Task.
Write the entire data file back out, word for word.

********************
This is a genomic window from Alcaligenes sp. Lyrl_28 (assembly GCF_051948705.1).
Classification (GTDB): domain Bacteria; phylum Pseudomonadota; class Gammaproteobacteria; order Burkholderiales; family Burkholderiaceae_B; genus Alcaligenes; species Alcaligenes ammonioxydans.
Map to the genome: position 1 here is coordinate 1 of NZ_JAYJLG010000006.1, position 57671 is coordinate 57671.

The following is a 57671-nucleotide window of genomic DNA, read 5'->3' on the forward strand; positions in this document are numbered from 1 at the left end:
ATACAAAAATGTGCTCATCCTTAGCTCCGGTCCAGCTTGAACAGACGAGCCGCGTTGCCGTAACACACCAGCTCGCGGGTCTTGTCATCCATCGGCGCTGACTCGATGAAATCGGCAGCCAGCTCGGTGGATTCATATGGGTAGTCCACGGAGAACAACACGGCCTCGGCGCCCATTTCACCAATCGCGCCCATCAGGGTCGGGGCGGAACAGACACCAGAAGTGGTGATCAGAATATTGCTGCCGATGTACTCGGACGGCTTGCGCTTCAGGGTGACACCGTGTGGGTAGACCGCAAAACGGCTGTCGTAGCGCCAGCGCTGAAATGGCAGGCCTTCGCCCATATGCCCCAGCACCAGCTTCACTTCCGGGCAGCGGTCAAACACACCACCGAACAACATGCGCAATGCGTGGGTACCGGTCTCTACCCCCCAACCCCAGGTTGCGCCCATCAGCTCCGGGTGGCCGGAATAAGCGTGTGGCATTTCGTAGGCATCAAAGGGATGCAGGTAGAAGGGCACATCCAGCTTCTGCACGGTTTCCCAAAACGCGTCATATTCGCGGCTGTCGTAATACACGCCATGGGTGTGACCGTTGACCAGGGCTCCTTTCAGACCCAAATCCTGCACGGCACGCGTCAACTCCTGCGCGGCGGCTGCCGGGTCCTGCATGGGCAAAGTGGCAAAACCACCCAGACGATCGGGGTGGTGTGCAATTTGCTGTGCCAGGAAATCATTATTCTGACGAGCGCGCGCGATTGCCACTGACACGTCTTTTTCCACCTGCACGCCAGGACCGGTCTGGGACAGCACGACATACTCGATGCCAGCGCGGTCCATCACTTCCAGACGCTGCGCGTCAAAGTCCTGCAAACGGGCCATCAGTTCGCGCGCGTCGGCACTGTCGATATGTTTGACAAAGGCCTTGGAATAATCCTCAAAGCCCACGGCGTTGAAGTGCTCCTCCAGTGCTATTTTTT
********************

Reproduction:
This is a genomic window from Alcaligenes sp. Lyrl_28 (assembly GCF_051948705.1).
Classification (GTDB): domain Bacteria; phylum Pseudomonadota; class Gammaproteobacteria; order Burkholderiales; family Burkholderiaceae_B; genus Alcaligenes; species Alcaligenes ammonioxydans.
Map to the genome: position 1 here is coordinate 1 of NZ_JAYJLG010000006.1, position 57671 is coordinate 57671.

The following is a 57671-nucleotide window of genomic DNA, read 5'->3' on the forward strand; positions in this document are numbered from 1 at the left end:
ATACAAAAATGTGCTCATCCTTAGCTCCGGTCCAGCTTGAACAGACGAGCCGCGTTGCCGTAACACACCAGCTCGCGGGTCTTGTCATCCATCGGCGCTGACTCGATGAAATCGGCAGCCAGCTCGGTGGATTCATATGGGTAGTCCACGGAGAACAACACGGCCTCGGCGCCCATTTCACCAATCGCGCCCATCAGGGTCGGGGCGGAACAGACACCAGAAGTGGTGATCAGAATATTGCTGCCGATGTACTCGGACGGCTTGCGCTTCAGGGTGACACCGTGTGGGTAGACCGCAAAACGGCTGTCGTAGCGCCAGCGCTGAAATGGCAGGCCTTCGCCCATATGCCCCAGCACCAGCTTCACTTCCGGGCAGCGGTCAAACACACCACCGAACAACATGCGCAATGCGTGGGTACCGGTCTCTACCCCCCAACCCCAGGTTGCGCCCATCAGCTCCGGGTGGCCGGAATAAGCGTGTGGCATTTCGTAGGCATCAAAGGGATGCAGGTAGAAGGGCACATCCAGCTTCTGCACGGTTTCCCAAAACGCGTCATATTCGCGGCTGTCGTAATACACGCCATGGGTGTGACCGTTGACCAGGGCTCCTTTCAGACCCAAATCCTGCACGGCACGCGTCAACTCCTGCGCGGCGGCTGCCGGGTCCTGCATGGGCAAAGTGGCAAAACCACCCAGACGATCGGGGTGGTGTGCAATTTGCTGTGCCAGGAAATCATTATTCTGACGAGCGCGCGCGATTGCCACTGACACGTCTTTTTCCACCTGCACGCCAGGACCGGTCTGGGACAGCACGACATACTCGATGCCAGCGCGGTCCATCACTTCCAGACGCTGCGCGTCAAAGTCCTGCAAACGGGCCATCAGTTCGCGCGCGTCGGCACTGTCGATATGTTTGACAAAGGCCTTGGAATAATCCTCAAAGCCCACGGCGTTGAAGTGCTCCTCCAGTGCTATTTTTT